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Writing Contests: Why Not You?

May 10, 2012 Awards, Fiction, Revision, Writers, Writing 19 Comments

By Kathy Crowley

A few years ago, I took an adult education piano class for novices.  There were only four of us slightly schlumpy middle-aged types registered.  The teacher was a Hungarian-born classical singer who had performed in many prestigious venues in the U.S. and Europe. She liked to teach beginners because she had this notion that music belonged to everyone – even those of us who had lumbered into our middle forties without experiencing any training nor showing any particular aptitude.

We were all a few weeks into the class when she announced that we had to set a date for our recital. We looked at one another. A recital?  Was she serious?

Oh yes. She was. With great passion she explained that things happen in a recital or in preparation for a recital that don’t happen otherwise.  And by things she meant growth, milestones, skill, understanding. Good things.

She wasn’t interested in discussion.“You will all perform at the recital.”

So we did. We each invited a few friends or family members.  There were flowers and applause.  Each of us made a mistake or two but… I think she was right. She had given us an extra push in the right direction.

I thought of this recently as I moved back into more serious writing after months of being kept away by other commitments (loosely known as “life”).  For various reasons I was floundering a bit about how to jump back in. I am lucky enough to have several writing Guardian Angels, one of whom forwards me any notification she encounters for writing contests (you know who you are, Guardian Angel) and just a week or two ago, she sent along information on a short story contest with a cash prize and publication.  She always includes an encouraging note, as though all I need to do to win any contest is to submit my laundry list or my high school essay on The Grapes of Wrath: “Just pull something out of your files. It’ll be great.”  So I did. Pulled something out, polished it up over a couple of days and submitted it exactly at midnight on the day of the deadline.  And I’m glad I did – despite the fact that it’s unlikely I’ll get any prize or mention.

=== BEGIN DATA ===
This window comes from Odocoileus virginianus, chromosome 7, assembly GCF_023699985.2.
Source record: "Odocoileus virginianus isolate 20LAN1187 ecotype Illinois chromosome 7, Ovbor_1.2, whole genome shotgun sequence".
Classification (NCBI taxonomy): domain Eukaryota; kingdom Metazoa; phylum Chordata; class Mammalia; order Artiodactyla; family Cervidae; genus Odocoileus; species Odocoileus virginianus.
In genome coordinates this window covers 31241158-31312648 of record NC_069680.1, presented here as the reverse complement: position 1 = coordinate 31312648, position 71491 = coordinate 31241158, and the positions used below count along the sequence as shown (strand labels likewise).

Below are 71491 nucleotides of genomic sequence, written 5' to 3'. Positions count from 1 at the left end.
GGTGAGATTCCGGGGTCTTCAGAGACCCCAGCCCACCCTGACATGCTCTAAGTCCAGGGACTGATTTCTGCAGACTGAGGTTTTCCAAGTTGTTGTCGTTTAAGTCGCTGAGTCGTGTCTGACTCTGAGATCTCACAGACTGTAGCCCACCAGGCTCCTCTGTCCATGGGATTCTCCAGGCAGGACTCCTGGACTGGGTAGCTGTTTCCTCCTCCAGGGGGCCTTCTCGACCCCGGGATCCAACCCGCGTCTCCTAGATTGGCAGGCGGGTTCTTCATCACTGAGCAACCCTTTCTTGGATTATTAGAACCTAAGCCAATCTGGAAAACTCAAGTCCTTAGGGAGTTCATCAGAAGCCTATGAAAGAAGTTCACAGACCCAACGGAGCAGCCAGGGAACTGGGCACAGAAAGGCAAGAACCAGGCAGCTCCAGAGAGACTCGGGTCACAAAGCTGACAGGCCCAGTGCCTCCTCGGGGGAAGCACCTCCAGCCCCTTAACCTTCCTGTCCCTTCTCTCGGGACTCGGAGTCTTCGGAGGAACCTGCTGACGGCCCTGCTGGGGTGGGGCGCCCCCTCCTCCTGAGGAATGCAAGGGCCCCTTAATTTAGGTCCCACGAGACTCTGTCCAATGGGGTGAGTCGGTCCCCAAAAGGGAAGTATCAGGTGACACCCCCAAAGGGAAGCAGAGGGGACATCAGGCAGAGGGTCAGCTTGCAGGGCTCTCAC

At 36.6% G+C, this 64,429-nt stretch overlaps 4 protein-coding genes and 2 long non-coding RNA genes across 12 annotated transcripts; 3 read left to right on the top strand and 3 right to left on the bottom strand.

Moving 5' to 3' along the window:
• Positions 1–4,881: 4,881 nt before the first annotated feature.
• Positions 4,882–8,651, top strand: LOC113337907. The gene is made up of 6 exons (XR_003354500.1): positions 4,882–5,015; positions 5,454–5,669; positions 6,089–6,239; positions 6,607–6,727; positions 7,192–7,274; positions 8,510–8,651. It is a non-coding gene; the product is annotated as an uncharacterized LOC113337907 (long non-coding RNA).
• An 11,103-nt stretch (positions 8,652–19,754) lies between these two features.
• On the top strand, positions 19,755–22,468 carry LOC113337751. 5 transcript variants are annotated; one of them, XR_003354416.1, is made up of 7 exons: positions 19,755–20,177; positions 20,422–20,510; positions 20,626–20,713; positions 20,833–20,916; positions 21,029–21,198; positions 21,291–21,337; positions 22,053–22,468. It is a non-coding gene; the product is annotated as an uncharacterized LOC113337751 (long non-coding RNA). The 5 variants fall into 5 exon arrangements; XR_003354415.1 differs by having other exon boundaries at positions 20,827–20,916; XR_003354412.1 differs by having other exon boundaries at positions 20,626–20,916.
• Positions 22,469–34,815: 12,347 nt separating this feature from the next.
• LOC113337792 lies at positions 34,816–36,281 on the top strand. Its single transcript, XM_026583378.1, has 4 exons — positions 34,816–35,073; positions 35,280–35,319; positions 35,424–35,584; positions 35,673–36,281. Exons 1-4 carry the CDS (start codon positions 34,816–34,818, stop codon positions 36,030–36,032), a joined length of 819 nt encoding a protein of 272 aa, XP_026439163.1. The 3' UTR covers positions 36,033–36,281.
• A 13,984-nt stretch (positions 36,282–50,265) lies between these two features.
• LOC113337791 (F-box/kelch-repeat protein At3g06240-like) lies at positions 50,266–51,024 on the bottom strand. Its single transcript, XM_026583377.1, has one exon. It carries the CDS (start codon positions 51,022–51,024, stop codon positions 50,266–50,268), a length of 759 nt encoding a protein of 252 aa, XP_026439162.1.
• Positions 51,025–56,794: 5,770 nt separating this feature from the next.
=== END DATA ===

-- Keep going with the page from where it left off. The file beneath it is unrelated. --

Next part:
Here are my thoughts about why entering a contest or two may be good for you, too:

1. Contests have deadlines.

Can all you writers out there who don’t need deadlines raise your hands?

I thought so.

2. Contests force you to step up your game.

Yes, in theory we write to the best of our abilities all the time, but doesn’t it get easier to do that when you know that some Person of Authority is going to be reading what you wrote? It does for me.

3. Contests push you to find and finish things.

When my Guardian Angel suggested I “pull something out of the file,” I actually went and looked in my (electronic) file.  Stumbling around I found 800 words of a piece — it even had a title — that I had no recollection of writing.  And you know, it wasn’t bad. The lines of a story were in place.  I wrote another 1500 words or so and sent it off.  As I said above, I don’t think I’ll win anything, but I discovered and finished a short story that wasn’t even on my radar screen. In a couple of months, I’ll look at it again, revise and send it out to literary journals or to another contest.

4. It may not be all about winning – but hey, somebody has to win.

So why not you?  Or, even if you don’t win, recognition as a finalist or a semifinalist in a major writing competition is cover-letter-worthy and may rescue your short story or novel manuscript from a slow death in the slush pile.

5. Now that I’ve convinced you, pull out your calendar.

Here are links to sites that compile information on grants and contests.

Poets and Writer’s Contests

The Review Review classified section

Writer’s Relief contests page

Freelance Writing site

So go on, get to work.  I’m pretty sure you’ve got a deadline coming right up.


Currently there are "19 comments" on this Article:

  1. Marisa Birns says:

    This is wonderful post! Yes, you’ve convinced me 1) to step up my game, 2) I need a Guardian Angel.

    Though, with the fifth point *points above* it seems as if there’s a lovely one right here.

    Thank you.

    • Kathy Crowley Kathy Crowley says:

      Thank you Marisa!
      What a nice way to start my day.
      Good luck with the contests and thanks again for reading and commenting.

  2. Dell Smith says:

    Oh yeah. You know, I had written off contests – I mean, often there’s a fee and there are so many contests, who has the time? But you make so many good points that I’m reconsidering all my previously closed-minded closed-mindedness and will check out those links. Thanks Kathy!

    • Kathy Crowley Kathy Crowley says:

      Dell — I have to admit the fees really bug me — and even more than that, the new phenomenon of a fee just to submit to a literary mag for general consideration (Narrative Mag). At least with a contest I understand — there is likely a judge or three who are receiving some kind of honorarium.
      Best of luck!

      • Caralyn Davis says:

        Fee-free contests aren’t common, but they are out there if you look. For example, May 15 is the deadline for a fee-free contest run by Mason’s Road: Theme is characterization. Fiction and creative nonfiction eligible. Shenandoah also has a (so far) fee-free flash fiction prize every spring: I’ve gone a little contest-crazy in the past, so I like to look for fee-free options.

        In terms of the fee-to-submit situation, if you look at the guidelines for the journals that have constant contests, some like Glimmer Train and Narrative do have fee-free general/open submissions months, which gives you a built-in deadline if you don’t want to pay. I got a personal rejection from one of the Glimmer Train editors for a piece I sent in fee-free. So they are looking at those as well as the contest submissions!